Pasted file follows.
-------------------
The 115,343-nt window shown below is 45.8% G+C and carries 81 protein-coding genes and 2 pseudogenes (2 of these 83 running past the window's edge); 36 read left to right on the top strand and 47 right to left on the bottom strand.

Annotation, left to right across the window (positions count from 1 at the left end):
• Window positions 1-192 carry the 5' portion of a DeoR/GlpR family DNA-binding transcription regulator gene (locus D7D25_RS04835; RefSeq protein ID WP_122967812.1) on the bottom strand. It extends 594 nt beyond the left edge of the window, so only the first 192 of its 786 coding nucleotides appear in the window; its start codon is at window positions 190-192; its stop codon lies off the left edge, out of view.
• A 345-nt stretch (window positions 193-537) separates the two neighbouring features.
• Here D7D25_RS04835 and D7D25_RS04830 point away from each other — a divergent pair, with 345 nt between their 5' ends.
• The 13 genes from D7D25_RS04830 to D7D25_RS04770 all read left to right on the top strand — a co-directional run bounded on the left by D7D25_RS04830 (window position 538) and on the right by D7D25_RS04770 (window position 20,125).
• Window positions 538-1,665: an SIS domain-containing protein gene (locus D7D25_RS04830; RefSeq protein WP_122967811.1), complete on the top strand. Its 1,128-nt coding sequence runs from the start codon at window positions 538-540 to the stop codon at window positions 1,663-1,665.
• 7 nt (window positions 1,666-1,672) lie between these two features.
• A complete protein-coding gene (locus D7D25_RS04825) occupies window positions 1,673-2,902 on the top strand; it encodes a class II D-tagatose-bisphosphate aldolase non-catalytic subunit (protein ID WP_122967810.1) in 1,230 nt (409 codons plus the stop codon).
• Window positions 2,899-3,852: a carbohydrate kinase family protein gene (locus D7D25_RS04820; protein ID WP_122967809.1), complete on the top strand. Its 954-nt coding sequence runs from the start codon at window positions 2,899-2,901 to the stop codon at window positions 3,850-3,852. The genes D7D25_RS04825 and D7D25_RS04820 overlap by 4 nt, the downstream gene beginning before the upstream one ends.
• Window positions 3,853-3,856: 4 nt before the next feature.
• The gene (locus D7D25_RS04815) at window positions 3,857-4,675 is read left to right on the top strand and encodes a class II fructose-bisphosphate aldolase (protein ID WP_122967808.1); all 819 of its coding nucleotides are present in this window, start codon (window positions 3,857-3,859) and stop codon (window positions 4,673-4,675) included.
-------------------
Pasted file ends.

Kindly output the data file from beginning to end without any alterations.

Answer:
The 115,343-nt window shown below is 45.8% G+C and carries 81 protein-coding genes and 2 pseudogenes (2 of these 83 running past the window's edge); 36 read left to right on the top strand and 47 right to left on the bottom strand.

Annotation, left to right across the window (positions count from 1 at the left end):
• Window positions 1-192 carry the 5' portion of a DeoR/GlpR family DNA-binding transcription regulator gene (locus D7D25_RS04835; RefSeq protein ID WP_122967812.1) on the bottom strand. It extends 594 nt beyond the left edge of the window, so only the first 192 of its 786 coding nucleotides appear in the window; its start codon is at window positions 190-192; its stop codon lies off the left edge, out of view.
• A 345-nt stretch (window positions 193-537) separates the two neighbouring features.
• Here D7D25_RS04835 and D7D25_RS04830 point away from each other — a divergent pair, with 345 nt between their 5' ends.
• The 13 genes from D7D25_RS04830 to D7D25_RS04770 all read left to right on the top strand — a co-directional run bounded on the left by D7D25_RS04830 (window position 538) and on the right by D7D25_RS04770 (window position 20,125).
• Window positions 538-1,665: an SIS domain-containing protein gene (locus D7D25_RS04830; RefSeq protein WP_122967811.1), complete on the top strand. Its 1,128-nt coding sequence runs from the start codon at window positions 538-540 to the stop codon at window positions 1,663-1,665.
• 7 nt (window positions 1,666-1,672) lie between these two features.
• A complete protein-coding gene (locus D7D25_RS04825) occupies window positions 1,673-2,902 on the top strand; it encodes a class II D-tagatose-bisphosphate aldolase non-catalytic subunit (protein ID WP_122967810.1) in 1,230 nt (409 codons plus the stop codon).
• Window positions 2,899-3,852: a carbohydrate kinase family protein gene (locus D7D25_RS04820; protein ID WP_122967809.1), complete on the top strand. Its 954-nt coding sequence runs from the start codon at window positions 2,899-2,901 to the stop codon at window positions 3,850-3,852. The genes D7D25_RS04825 and D7D25_RS04820 overlap by 4 nt, the downstream gene beginning before the upstream one ends.
• Window positions 3,853-3,856: 4 nt before the next feature.
• The gene (locus D7D25_RS04815) at window positions 3,857-4,675 is read left to right on the top strand and encodes a class II fructose-bisphosphate aldolase (protein ID WP_122967808.1); all 819 of its coding nucleotides are present in this window, start codon (window positions 3,857-3,859) and stop codon (window positions 4,673-4,675) included.